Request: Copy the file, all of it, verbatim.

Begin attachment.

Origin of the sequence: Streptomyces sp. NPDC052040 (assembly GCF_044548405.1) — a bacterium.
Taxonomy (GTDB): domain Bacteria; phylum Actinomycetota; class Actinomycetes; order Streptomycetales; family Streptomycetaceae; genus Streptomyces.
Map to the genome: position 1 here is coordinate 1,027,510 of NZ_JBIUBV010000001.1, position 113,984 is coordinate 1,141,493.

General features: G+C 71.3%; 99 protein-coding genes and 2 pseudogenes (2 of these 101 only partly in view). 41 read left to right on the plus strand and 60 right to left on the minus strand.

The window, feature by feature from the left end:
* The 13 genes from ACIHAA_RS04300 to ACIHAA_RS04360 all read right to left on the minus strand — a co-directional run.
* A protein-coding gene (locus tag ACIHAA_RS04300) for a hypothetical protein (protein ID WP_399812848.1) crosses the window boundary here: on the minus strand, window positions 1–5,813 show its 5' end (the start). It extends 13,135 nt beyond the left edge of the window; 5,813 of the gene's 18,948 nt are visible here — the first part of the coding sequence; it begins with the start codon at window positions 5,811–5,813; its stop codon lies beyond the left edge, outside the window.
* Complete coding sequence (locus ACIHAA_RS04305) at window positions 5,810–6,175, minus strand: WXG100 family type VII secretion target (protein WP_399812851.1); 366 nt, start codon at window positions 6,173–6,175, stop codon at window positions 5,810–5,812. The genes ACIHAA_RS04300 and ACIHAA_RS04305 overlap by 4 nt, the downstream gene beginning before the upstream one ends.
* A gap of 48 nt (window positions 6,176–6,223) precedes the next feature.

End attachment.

Origin of the sequence: Streptomyces sp. NPDC052040 (assembly GCF_044548405.1) — a bacterium.
Taxonomy (GTDB): domain Bacteria; phylum Actinomycetota; class Actinomycetes; order Streptomycetales; family Streptomycetaceae; genus Streptomyces.
Map to the genome: position 1 here is coordinate 1,027,510 of NZ_JBIUBV010000001.1, position 113,984 is coordinate 1,141,493.

General features: G+C 71.3%; 99 protein-coding genes and 2 pseudogenes (2 of these 101 only partly in view). 41 read left to right on the plus strand and 60 right to left on the minus strand.

The window, feature by feature from the left end:
* The 13 genes from ACIHAA_RS04300 to ACIHAA_RS04360 all read right to left on the minus strand — a co-directional run.
* A protein-coding gene (locus tag ACIHAA_RS04300) for a hypothetical protein (protein ID WP_399812848.1) crosses the window boundary here: on the minus strand, window positions 1–5,813 show its 5' end (the start). It extends 13,135 nt beyond the left edge of the window; 5,813 of the gene's 18,948 nt are visible here — the first part of the coding sequence; it begins with the start codon at window positions 5,811–5,813; its stop codon lies beyond the left edge, outside the window.
* Complete coding sequence (locus ACIHAA_RS04305) at window positions 5,810–6,175, minus strand: WXG100 family type VII secretion target (protein WP_399812851.1); 366 nt, start codon at window positions 6,173–6,175, stop codon at window positions 5,810–5,812. The genes ACIHAA_RS04300 and ACIHAA_RS04305 overlap by 4 nt, the downstream gene beginning before the upstream one ends.
* A gap of 48 nt (window positions 6,176–6,223) precedes the next feature.